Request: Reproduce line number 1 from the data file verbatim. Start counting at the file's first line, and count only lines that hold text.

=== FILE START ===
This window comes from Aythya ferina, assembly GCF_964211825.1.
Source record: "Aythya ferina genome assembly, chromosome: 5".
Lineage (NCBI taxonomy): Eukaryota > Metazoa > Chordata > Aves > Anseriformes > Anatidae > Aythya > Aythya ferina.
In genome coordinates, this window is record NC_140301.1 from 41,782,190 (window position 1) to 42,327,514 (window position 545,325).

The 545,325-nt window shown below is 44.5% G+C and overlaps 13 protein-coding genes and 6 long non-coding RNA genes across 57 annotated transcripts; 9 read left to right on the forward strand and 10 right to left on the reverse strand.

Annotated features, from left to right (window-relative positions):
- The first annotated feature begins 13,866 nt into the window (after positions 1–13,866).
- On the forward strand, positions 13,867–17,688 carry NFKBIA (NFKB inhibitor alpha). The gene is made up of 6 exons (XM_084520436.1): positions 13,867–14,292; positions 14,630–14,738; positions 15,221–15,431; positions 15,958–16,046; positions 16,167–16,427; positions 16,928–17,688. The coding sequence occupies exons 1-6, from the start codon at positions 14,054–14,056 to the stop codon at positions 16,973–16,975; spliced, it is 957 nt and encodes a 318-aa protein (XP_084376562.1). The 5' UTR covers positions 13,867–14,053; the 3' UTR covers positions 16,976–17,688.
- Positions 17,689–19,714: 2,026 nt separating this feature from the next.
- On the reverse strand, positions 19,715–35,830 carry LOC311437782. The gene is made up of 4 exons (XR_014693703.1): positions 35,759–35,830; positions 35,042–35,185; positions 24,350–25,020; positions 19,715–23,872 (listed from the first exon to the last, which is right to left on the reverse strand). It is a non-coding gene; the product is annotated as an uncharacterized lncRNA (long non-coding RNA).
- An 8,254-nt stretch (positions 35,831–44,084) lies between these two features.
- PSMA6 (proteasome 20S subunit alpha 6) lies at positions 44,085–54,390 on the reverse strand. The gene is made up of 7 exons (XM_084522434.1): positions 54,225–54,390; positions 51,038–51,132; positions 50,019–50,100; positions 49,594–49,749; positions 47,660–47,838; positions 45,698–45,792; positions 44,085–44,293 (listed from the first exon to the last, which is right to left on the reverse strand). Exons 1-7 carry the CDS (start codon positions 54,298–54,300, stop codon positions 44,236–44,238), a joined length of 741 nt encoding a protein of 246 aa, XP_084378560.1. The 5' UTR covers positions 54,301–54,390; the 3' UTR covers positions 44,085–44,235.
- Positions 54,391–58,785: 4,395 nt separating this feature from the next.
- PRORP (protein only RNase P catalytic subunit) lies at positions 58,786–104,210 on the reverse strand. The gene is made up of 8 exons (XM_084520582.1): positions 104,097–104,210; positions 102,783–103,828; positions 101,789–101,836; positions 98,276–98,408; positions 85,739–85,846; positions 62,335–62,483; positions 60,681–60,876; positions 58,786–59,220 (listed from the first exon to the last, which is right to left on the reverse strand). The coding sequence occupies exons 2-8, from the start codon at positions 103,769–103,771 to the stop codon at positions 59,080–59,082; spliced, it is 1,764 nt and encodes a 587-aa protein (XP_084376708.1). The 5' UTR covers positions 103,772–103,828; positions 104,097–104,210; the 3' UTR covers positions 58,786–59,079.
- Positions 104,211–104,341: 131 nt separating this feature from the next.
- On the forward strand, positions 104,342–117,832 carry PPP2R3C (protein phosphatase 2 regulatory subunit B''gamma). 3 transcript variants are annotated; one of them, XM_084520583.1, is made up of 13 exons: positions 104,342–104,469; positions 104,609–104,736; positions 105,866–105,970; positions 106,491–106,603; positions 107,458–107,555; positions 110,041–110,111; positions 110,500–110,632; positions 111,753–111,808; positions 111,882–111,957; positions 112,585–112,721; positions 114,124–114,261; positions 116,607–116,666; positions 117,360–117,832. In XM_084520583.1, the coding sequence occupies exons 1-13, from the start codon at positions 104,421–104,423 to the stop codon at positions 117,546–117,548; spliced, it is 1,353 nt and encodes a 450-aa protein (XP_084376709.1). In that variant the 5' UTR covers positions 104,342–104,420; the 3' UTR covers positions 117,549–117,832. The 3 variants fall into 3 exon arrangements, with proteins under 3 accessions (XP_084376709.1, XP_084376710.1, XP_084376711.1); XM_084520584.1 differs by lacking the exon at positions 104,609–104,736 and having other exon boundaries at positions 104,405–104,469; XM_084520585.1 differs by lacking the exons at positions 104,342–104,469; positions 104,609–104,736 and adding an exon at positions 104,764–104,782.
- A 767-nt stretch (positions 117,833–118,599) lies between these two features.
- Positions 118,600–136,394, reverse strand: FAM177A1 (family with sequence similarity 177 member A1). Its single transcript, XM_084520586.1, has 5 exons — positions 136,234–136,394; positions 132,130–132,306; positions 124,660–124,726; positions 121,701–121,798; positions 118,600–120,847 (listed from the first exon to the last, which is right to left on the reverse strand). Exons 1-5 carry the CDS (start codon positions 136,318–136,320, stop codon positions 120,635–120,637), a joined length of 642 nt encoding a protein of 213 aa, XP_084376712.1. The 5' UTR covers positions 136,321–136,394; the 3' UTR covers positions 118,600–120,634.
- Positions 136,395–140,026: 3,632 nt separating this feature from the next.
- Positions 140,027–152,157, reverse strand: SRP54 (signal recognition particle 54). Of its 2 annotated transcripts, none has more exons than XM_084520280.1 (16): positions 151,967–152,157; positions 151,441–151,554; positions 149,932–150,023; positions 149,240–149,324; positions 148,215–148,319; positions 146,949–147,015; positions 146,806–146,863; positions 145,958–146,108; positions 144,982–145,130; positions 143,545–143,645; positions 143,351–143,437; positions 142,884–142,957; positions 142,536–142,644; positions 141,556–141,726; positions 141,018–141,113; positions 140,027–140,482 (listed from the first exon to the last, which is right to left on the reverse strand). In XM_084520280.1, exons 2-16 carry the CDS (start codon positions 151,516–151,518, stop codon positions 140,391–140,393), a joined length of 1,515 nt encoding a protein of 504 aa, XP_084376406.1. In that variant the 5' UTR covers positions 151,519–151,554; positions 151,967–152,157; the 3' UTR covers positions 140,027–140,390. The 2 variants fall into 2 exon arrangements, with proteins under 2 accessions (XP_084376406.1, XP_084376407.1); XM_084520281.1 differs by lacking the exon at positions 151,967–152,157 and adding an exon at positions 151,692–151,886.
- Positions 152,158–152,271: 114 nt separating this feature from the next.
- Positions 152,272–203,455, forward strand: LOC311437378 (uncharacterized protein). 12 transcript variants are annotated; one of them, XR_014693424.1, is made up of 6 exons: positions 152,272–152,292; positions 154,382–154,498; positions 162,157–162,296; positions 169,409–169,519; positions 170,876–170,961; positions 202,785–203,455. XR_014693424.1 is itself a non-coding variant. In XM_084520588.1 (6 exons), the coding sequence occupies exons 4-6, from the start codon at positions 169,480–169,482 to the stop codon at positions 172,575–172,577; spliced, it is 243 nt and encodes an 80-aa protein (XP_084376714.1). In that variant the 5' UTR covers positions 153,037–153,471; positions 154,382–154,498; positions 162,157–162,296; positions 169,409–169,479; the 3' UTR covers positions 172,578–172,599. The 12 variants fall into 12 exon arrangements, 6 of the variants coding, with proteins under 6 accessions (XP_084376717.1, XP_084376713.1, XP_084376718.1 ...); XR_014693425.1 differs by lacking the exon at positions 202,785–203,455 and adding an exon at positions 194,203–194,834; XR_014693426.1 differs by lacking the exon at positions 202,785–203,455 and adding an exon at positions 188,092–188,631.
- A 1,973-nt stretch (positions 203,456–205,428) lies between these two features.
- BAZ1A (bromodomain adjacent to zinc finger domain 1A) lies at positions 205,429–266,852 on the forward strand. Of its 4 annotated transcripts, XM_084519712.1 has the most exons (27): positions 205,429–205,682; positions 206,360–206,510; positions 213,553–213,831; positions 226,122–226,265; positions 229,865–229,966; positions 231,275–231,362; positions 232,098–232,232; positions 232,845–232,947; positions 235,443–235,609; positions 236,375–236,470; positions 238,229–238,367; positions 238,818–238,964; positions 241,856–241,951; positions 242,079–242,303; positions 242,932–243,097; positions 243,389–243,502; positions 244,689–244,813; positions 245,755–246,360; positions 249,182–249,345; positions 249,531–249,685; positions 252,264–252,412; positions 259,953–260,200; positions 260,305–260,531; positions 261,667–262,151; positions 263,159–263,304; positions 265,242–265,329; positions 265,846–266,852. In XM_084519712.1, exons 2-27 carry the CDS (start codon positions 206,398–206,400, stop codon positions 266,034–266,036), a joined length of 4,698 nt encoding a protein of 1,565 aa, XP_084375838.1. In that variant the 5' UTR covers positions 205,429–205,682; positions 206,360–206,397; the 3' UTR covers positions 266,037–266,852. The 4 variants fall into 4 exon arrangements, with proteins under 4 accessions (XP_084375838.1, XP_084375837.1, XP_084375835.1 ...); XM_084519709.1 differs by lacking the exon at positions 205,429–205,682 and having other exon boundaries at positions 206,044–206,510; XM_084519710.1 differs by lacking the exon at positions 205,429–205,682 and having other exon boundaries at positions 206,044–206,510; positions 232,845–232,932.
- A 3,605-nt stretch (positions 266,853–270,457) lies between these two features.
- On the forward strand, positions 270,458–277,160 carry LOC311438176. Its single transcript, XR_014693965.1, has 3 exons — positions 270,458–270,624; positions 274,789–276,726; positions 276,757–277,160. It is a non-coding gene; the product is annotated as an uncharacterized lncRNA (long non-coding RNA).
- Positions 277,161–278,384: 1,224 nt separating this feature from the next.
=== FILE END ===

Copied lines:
This window comes from Aythya ferina, assembly GCF_964211825.1.